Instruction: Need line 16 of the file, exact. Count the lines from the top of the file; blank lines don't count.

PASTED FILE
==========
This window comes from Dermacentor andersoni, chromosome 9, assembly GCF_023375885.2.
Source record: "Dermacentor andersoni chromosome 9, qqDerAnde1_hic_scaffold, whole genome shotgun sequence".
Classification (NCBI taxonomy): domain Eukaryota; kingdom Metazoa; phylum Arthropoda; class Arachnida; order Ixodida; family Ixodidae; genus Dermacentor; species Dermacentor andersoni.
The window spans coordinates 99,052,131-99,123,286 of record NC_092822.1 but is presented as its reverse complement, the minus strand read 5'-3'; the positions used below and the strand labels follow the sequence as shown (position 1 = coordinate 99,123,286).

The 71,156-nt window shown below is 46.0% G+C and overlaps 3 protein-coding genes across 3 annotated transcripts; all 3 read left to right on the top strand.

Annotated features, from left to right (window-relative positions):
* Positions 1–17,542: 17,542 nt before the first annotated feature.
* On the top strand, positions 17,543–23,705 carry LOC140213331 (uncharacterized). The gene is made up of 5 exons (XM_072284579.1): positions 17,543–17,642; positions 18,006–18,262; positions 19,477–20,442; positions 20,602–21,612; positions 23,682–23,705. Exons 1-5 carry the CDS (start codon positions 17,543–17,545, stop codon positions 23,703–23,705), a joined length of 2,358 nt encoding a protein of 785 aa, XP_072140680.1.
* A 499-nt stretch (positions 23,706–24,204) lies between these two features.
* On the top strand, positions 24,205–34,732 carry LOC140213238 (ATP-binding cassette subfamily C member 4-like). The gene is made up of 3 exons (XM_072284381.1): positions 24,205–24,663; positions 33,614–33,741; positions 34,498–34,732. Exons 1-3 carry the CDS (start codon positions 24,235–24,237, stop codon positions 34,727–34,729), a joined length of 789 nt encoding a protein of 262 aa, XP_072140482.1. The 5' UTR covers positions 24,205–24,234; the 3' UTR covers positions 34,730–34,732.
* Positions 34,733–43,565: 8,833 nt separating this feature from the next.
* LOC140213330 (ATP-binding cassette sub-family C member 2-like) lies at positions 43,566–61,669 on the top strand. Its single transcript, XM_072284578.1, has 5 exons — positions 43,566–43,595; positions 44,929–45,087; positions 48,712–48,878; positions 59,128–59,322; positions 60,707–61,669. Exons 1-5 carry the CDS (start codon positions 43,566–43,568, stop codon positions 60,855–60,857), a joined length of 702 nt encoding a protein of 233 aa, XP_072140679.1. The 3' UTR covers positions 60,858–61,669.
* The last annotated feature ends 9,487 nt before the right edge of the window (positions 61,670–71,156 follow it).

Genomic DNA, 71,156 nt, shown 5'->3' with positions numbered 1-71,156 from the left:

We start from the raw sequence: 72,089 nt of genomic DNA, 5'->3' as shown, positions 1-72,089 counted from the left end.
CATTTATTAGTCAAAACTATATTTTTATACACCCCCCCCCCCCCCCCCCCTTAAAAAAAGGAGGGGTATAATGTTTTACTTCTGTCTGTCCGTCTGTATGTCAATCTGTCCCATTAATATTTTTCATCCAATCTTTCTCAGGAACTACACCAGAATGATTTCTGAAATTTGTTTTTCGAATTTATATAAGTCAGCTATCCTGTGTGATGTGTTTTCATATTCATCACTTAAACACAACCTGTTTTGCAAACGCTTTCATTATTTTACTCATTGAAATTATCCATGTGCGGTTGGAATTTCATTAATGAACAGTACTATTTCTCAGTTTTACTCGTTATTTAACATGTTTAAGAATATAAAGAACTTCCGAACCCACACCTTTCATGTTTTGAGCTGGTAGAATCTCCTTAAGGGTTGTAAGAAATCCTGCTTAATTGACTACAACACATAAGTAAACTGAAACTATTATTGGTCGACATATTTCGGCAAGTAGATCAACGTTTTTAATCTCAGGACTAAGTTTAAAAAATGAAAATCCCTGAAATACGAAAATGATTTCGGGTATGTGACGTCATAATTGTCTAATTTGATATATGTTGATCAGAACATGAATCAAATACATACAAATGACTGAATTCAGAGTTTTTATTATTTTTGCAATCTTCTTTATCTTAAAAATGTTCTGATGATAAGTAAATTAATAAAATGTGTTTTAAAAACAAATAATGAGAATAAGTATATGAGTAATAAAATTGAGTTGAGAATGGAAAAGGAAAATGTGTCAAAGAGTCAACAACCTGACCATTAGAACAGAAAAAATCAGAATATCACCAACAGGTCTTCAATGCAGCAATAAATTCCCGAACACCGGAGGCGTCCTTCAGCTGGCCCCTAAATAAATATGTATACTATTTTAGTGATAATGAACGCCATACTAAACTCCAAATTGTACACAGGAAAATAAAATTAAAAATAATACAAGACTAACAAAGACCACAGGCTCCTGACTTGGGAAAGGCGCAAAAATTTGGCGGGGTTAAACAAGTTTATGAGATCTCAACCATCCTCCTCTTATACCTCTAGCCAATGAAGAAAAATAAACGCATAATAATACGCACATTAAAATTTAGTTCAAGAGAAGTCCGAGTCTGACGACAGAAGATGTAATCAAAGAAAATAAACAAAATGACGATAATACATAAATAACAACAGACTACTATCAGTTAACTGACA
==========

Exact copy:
CATTTATTAGTCAAAACTATATTTTTATACACCCCCCCCCCCCCCCCCCCTTAAAAAAAGGAGGGGTATAATGTTTTACTTCTGTCTGTCCGTCTGTATGTCAATCTGTCCCATTAATATTTTTCATCCAATCTTTCTCAGGAACTACACCAGAATGATTTCTGAAATTTGTTTTTCGAATTTATATAAGTCAGCTATCCTGTGTGATGTGTTTTCATATTCATCACTTAAACACAACCTGTTTTGCAAACGCTTTCATTATTTTACTCATTGAAATTATCCATGTGCGGTTGGAATTTCATTAATGAACAGTACTATTTCTCAGTTTTACTCGTTATTTAACATGTTTAAGAATATAAAGAACTTCCGAACCCACACCTTTCATGTTTTGAGCTGGTAGAATCTCCTTAAGGGTTGTAAGAAATCCTGCTTAATTGACTACAACACATAAGTAAACTGAAACTATTATTGGTCGACATATTTCGGCAAGTAGATCAACGTTTTTAATCTCAGGACTAAGTTTAAAAAATGAAAATCCCTGAAATACGAAAATGATTTCGGGTATGTGACGTCATAATTGTCTAATTTGATATATGTTGATCAGAACATGAATCAAATACATACAAATGACTGAATTCAGAGTTTTTATTATTTTTGCAATCTTCTTTATCTTAAAAATGTTCTGATGATAAGTAAATTAATAAAATGTGTTTTAAAAACAAATAATGAGAATAAGTATATGAGTAATAAAATTGAGTTGAGAATGGAAAAGGAAAATGTGTCAAAGAGTCAACAACCTGACCATTAGAACAGAAAAAATCAGAATATCACCAACAGGTCTTCAATGCAGCAATAAATTCCCGAACACCGGAGGCGTCCTTCAGCTGGCCCCTAAATAAATATGTATACTATTTTAGTGATAATGAACGCCATACTAAACTCCAAATTGTACACAGGAAAATAAAATTAAAAATAATACAAGACTAACAAAGACCACAGGCTCCTGACTTGGGAAAGGCGCAAAAATTTGGCGGGGTTAAACAAGTTTATGAGATCTCAACCATCCTCCTCTTATACCTCTAGCCAATGAAGAAAAATAAACGCATAATAATACGCACATTAAAATTTAGTTCAAGAGAAGTCCGAGTCTGACGACAGAAGATGTAATCAAAGAAAATAAACAAAATGACGATAATACATAAATAACAACAGACTACTATCAGTTAACTGACA